Florida Goes Underground

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By Richard Reep

Last year’s report that Florida had lost people marked a new low in our state’s boom-and-bust history. But this autumn’s news seems to surpass even that sorry milestone with a combination of sluggish tourism, empty state coffers, and a reputation as one of the top real estate foreclosure states. Florida just can’t seem to get out of its own way, and with the fourth highest population in the country, it could have competed with Texas to replace California as one of the best business climates in the nation. Instead, Florida, which boasts one of the lowest tax rates in the nation, continues to see businesses and citizens depart, with newly elected governor Rick Scott recommending even lower taxes as the best solution. Instead, it is high time that Florida fix its real problems of economic monoculturalism and anti-education policies that drive it further and further away from America’s future potential.

It is no secret by now that a diverse income source is the only way to survive the Millenial Depression. States that have more than one income source, like Texas, were able to adapt policies to favor resilient businesses and industries. In Florida, despite loud and clear input to the state legislature, no change in state policies have been effected this year, once again making tourism and construction growth the focus of job creation.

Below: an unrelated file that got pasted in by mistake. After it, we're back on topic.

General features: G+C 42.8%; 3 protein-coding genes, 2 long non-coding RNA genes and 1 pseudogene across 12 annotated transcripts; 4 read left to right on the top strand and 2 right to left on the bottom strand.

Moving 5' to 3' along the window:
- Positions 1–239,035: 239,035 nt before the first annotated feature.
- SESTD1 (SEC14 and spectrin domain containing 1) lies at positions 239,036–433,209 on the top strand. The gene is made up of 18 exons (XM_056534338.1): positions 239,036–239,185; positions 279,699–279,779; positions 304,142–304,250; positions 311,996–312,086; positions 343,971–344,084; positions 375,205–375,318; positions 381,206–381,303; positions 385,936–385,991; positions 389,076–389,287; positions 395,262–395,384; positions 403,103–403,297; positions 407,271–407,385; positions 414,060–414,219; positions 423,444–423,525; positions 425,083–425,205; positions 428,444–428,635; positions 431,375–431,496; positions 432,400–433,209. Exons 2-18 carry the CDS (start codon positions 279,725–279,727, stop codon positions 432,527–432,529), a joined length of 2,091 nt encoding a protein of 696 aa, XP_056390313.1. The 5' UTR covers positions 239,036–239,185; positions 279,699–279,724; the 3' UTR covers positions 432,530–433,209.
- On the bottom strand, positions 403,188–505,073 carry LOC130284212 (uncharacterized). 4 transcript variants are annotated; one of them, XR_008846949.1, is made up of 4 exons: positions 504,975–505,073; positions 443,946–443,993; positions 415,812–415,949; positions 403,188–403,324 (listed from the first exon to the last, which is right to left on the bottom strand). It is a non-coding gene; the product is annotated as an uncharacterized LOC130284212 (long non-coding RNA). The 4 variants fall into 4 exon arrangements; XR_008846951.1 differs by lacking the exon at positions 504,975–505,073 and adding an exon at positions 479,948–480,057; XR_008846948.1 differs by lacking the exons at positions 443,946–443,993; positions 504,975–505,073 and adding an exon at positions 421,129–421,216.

The tourism industry knows well its position as “first in, last out” when a recession hits, diversifying its products and geography, enabling at least something to run while everything else stands idle. Thus Marriott International, in the late nineteen eighties, invested in senior living facilities, which bore well through the 1990-93 recession. Regulatory burdens on this market segment eventually caused Marriott to focus on other, less regulated markets, and today its global diversity has caused the company to remain economically sustainable. Florida, with so much sunk cost in tourism, seems unaware that its former tourism dominance has been quietly replaced by such glittering destinations as Brazil, Dubai, and China.

Agriculture is, of course, Florida’s economic mainstay: even in a recession, people must eat. This industry, however, employs a whopping 44,000 farmers, about a month’s worth of laid-off Florida workers. Clearly, the state should be looking elsewhere to create jobs.

Governor-elect Scott’s vague promise to increase state venture capital spending while cutting taxes is amusing, in light of similar promises from past politicians. While the state’s Capital Formation Act has attracted investment in biomedical clusters, it takes a great deal of spending to sustain this fund. Similar promises created tax incentives for the film industry, which built studios in the nineteen nineties. Then, when the going got rough, these subsidies evaporated, and the studios promptly moved to New Mexico.

The money for such schemes comes from the same place that Florida politicians seem to always find money: the education system. Florida, after struggling to get up to 27th in spending per pupil, seems about to find out what it is like to be 50th. And this is a last place finish the state should avoid.

An educated population can adapt more easily to the changing times, can more competently choose its leaders, and can create wealth for itself. None of these qualities have been demonstrated by Floridians in recent years (think of the 2000 election) and, if the newly elected leadership has its way, none are likely to spring forth in the near future either.